In United States v. Sullivan, 274 U.S. 259 (1927), the U.S Supreme Court allowed prosecution of criminals for income tax evasion, the Fifth Amendment notwithstanding. In the 1920s, during prohibition, successful prosecution of prominent organized crime bosses was nearly impossible due to witness intimidation and lack of written records. Assistant Attorney General Mabel Walker Willebrandt, in charge of enforcing the Volsted Act which prohibited manufacture, production, use, and sale of high-proof spirits, is credited with recognizing that these figures publicly led lavish lifestyles yet never filed tax returns, and thus might be prosecuted for this failure without requiring testimony about the specific crimes that enriched them. The first person prosecuted under this theory was Manley Sullivan, a South Carolina bootlegger. Sullivan’s lawyers argued that filing a tax return on illegal income would amount to self-incrimination, and he was therefore protected by the Fifth Amendment. Sullivan was convicted in Federal court, but the conviction was reversed by the 4th Circuit Court of Appeals, on Fifth Amendment grounds.
On appeal to the U.S. Supreme Court, Justice Oliver Wedell Holmes Jr. wrote the decision for the Court. He noted that the Revenue Act of 1921 provided that gross income includes “gains, profits, and income derived from . . . the transaction of any business carried on for gain or profit, or gains or profits and income derived from any source whatever,” and that while the 1913 version of the law included the word “lawful” before “business,” Congress had removed the word “lawful” in 1921. Holmes rejected theFifth Amendment argument saying that if a defendant believed information required on the tax form would incriminate him, he could raise that issue on the form, but he could not simply refuse to file. Holmes dispatched another objection saying: “It is urged that, if a return were made, the defendant would be entitled to deduct illegal expenses, such as bribery. This by no means follows, but it will be time enough to consider the question when a taxpayer has the temerity to raise it”. Famously, the Sullivandecision was instrumental in the conviction for federal tax evasion of notorious gangster Al Capone four years later in 1931.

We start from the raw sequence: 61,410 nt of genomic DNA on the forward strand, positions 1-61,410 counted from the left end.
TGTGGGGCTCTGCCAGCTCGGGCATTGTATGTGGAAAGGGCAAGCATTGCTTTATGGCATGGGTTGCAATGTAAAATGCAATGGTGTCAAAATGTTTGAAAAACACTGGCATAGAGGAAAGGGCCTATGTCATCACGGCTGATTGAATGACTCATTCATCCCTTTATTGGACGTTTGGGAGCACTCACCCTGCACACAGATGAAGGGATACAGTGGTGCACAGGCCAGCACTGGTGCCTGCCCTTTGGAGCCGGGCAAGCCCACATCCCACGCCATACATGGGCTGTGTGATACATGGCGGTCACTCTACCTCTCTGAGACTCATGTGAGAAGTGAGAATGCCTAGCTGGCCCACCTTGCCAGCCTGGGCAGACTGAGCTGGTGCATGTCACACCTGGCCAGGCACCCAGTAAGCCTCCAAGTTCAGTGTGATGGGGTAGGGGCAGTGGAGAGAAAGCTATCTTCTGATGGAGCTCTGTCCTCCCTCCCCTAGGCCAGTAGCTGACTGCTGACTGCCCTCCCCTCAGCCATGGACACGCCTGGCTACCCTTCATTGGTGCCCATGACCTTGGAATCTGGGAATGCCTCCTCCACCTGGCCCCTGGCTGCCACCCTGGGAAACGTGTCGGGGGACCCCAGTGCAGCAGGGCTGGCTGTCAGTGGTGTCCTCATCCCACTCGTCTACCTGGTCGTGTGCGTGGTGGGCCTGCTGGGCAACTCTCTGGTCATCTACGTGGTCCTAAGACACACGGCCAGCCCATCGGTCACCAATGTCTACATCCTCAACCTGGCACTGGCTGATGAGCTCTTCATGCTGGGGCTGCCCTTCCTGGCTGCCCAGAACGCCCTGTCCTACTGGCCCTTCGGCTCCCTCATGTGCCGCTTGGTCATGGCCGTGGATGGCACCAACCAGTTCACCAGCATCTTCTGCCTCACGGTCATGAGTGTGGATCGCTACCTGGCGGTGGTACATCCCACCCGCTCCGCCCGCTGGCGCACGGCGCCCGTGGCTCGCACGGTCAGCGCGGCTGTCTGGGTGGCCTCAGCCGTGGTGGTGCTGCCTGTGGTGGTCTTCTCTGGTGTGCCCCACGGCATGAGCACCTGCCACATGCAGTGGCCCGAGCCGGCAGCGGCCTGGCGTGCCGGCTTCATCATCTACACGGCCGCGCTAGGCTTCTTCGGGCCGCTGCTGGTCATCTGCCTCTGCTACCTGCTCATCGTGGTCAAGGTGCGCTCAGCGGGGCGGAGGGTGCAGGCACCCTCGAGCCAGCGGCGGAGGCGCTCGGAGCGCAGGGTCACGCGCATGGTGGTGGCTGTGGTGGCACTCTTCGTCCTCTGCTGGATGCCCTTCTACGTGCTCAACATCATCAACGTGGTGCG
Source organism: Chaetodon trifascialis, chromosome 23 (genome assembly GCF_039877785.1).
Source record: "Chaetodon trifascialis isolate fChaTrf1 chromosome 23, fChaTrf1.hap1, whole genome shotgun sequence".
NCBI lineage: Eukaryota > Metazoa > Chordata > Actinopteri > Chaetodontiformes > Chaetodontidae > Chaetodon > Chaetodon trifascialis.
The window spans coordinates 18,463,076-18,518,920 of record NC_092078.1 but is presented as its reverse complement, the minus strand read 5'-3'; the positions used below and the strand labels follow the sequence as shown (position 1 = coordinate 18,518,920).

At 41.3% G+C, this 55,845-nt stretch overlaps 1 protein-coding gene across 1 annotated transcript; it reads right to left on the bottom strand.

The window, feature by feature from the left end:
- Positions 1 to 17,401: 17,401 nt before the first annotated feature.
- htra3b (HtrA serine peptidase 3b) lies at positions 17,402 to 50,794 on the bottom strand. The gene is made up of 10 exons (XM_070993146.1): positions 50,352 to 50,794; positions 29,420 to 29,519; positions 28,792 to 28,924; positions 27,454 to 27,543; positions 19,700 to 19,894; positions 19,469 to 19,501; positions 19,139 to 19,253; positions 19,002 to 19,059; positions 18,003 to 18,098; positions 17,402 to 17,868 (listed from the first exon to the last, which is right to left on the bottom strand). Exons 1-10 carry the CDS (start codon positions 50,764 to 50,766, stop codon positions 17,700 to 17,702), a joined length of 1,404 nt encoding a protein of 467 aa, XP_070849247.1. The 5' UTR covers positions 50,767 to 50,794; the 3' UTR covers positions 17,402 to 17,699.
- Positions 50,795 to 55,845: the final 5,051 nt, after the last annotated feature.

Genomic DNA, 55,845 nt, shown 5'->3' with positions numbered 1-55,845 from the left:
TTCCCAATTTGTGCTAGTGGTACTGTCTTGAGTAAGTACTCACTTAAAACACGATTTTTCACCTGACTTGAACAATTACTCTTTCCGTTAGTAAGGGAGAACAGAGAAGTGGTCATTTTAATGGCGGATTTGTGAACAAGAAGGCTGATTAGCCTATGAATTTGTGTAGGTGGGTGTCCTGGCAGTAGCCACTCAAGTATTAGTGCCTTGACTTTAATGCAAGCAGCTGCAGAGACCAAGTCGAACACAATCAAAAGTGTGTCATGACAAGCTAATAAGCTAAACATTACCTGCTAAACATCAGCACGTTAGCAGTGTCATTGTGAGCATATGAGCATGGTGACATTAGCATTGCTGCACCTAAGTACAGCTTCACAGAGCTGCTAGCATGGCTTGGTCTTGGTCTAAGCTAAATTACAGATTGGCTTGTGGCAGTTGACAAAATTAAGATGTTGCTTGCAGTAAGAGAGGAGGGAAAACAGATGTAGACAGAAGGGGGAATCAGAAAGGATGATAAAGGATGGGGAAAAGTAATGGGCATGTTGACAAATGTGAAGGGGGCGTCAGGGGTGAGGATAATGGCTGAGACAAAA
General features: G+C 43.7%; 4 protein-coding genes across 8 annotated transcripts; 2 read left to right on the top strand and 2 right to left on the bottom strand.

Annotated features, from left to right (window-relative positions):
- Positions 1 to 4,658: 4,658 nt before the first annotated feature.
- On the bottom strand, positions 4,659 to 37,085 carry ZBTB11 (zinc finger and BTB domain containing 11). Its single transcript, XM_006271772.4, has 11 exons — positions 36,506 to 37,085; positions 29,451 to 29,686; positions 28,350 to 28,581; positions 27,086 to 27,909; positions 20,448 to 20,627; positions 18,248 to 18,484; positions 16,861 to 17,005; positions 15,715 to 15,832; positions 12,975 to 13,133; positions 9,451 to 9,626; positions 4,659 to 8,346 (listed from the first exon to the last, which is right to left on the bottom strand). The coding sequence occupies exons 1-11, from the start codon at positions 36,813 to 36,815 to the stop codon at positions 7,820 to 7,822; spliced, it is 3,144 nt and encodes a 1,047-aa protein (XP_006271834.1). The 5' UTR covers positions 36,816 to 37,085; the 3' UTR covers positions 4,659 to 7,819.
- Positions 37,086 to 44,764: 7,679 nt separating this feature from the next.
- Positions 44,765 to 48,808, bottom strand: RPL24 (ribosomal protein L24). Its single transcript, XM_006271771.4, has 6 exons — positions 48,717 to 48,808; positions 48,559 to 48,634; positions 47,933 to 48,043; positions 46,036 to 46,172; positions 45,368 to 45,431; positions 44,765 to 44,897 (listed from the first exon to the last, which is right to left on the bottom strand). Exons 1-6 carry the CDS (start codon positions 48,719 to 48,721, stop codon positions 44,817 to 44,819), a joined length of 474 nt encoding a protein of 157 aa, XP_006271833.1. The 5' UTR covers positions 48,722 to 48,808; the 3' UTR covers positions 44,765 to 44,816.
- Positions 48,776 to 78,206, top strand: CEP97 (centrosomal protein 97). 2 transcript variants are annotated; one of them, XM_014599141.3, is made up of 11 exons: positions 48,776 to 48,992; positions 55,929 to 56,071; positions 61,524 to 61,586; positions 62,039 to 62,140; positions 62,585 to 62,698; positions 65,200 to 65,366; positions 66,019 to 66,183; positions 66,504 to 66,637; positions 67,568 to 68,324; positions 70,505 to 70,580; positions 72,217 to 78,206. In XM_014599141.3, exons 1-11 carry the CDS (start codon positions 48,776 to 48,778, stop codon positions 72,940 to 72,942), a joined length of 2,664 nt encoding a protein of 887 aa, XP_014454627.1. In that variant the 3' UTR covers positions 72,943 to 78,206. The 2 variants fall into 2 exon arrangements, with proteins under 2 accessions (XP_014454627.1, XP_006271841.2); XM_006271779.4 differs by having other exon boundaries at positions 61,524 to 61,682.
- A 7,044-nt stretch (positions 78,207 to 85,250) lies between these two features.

St. Anthony’s Italian Festival
Anthony Frabizzio and his family will be running the Nona Strada Cafe at the St. Anthony’s Italian Festival this year from June 10 to June 17 in Wilmington, DE. All proceeds benefit the St. Anthony’s grade school. – To learn more please visit this link.
DSBA WC Seminar Speakers
On Wednesday, May 2, 2018, H&F partner Maria Paris Newill and attorney John J. Ellis were presenters at the seminar on Workers’ Compensation. The Workers’ Compensation section of the Delaware State Bar Association sponsored this seminar, which this year had over 200 legal professionals and industry attendees. This event took place in New Castle County at the Chase Center on the Riverfront. For more information please visit the DSBA’s website.